Bok Center staff have collectively reviewed thousands of evaluations over the past three decade, and tend to have a good sense of the norms by which to judge individual performance. Moreover, they also have a highly developed repertoire of possible remedies for the problems diagnosed on the basis of student feedback. If your syllabus needs fixing (and it might), they will have some ideas of how to proceed.
Profiles of Problem Classes
To paraphrase Tolstoy, happy classes may be all alike, but every problem class is problematic in its own way. Yet it remains true as well that problems experienced by instructors tend to recur. Though the pedagogical mix between instructor and a particular class of students is unique, some instructors seem to affect different classes in roughly similar ways. What follows are four common syndromes and the written comments that typically announce them.
- "Nice But Can't Teach"
In this case students divide their comments between positive evaluations of the character and motivation of instructor, but give low scores for teaching skills. They characterize such teachers as accessible, friendly, caring, even knowledgeable, and at the same time confusing, disorganized, and/or passive. How can we interpret what they are saying? The problem is most often teacher inexperience — one of the easiest teaching problems to correct, since such instructors in this family are often at the start of their careers, motivated to improve, and able to benefit from standard training such as that offered at the Bok Center's Fall and Winter Teaching Conferences and microteaching sessions.
- "Doesn't Care"
Students report not getting papers back on time, receiving minimal comments (my favorite is the one-word comment, "vague"), their instructors being late for office hours or failing to show up entirely, not returning emails, not posting materials on the course web site in a timely manner, and so forth. In most cases these complaints point directly to a lack of commitment on the part of the instructor. They are concrete and concern matters about which students are the most expert. Though they may not be reliable about an instructor's accent, they know exactly how many days have elapsed since they turned in their papers.
- "Over My Head"
Students report that the "over my head" instructor is unaware or misinformed about the true state of student preparation for the course, seems intent on presenting material at a high level of difficulty, and has no idea about the problems they encounter with the lectures or readings. Often this syndrome results when beginning TFs and faculty feel the need to demonstrate their proficiency in their fields, and conduct their classes more like graduate seminars than undergraduate classes. Correction requires the willingness to sound students out on the true state of their preparation and to reorient the course or section so that it is neither too recondite nor too elementary.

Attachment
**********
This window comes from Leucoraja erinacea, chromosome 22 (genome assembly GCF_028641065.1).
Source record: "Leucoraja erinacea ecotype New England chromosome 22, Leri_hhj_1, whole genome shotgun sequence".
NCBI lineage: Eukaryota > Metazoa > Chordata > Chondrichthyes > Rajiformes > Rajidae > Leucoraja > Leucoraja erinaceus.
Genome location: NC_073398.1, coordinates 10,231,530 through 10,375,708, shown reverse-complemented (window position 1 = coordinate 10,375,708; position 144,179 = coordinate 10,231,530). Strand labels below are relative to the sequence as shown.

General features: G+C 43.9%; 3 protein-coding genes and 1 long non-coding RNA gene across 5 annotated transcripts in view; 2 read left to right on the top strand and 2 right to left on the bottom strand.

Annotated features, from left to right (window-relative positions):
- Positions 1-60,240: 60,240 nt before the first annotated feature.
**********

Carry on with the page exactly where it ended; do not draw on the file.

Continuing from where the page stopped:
- "Impatient and Hostile"
Students report that some instructors are dismissive, abrupt, even contemptuous — the negative opposite of the disengaged "doesn't care" instructor profiled above. Comments include reports of being humiliated by the instructor in front of one's classmates, paper comments such as "haven't you learned to write yet?" and an unwillingness to tolerate elementary questions in class. Given the importance that students assign to the personal aspect of teaching, this syndrome is the most likely to trigger a spirited negative response on their part. It is also one of the most difficult to correct, since it involves trying to alter an instructor's ingrained expectations of how rewards and punishments affect students. Verbal aggression, often a staple of teacher-student exchanges in Europe, simply does not work with American students.
It is true that some classes are simply tough to teach — not because of the content, but because of the students. Most everyone who has been a section leader can remember teaching back-to-back sections with identical content and very different results. One goes swimmingly, the other sinks. But far more often it is the instructor's attitude, not the students', that sets a tone. In some cases the cause is related to instructor expectations that students should be capable of more advanced work, and incomprehension at their poor preparation. The Bok Center has often found it useful to invoke the distinction between intelligence and knowledge in counseling faculty on how to deal with disappointing classes. Especially those international faculty who are accustomed to rigorous national systems of education — which the United States signally lacks — may find it difficult to understand why 19-year-olds in the U.S. are ignorant of things they themselves had mastered at 15 or 16. But so it is.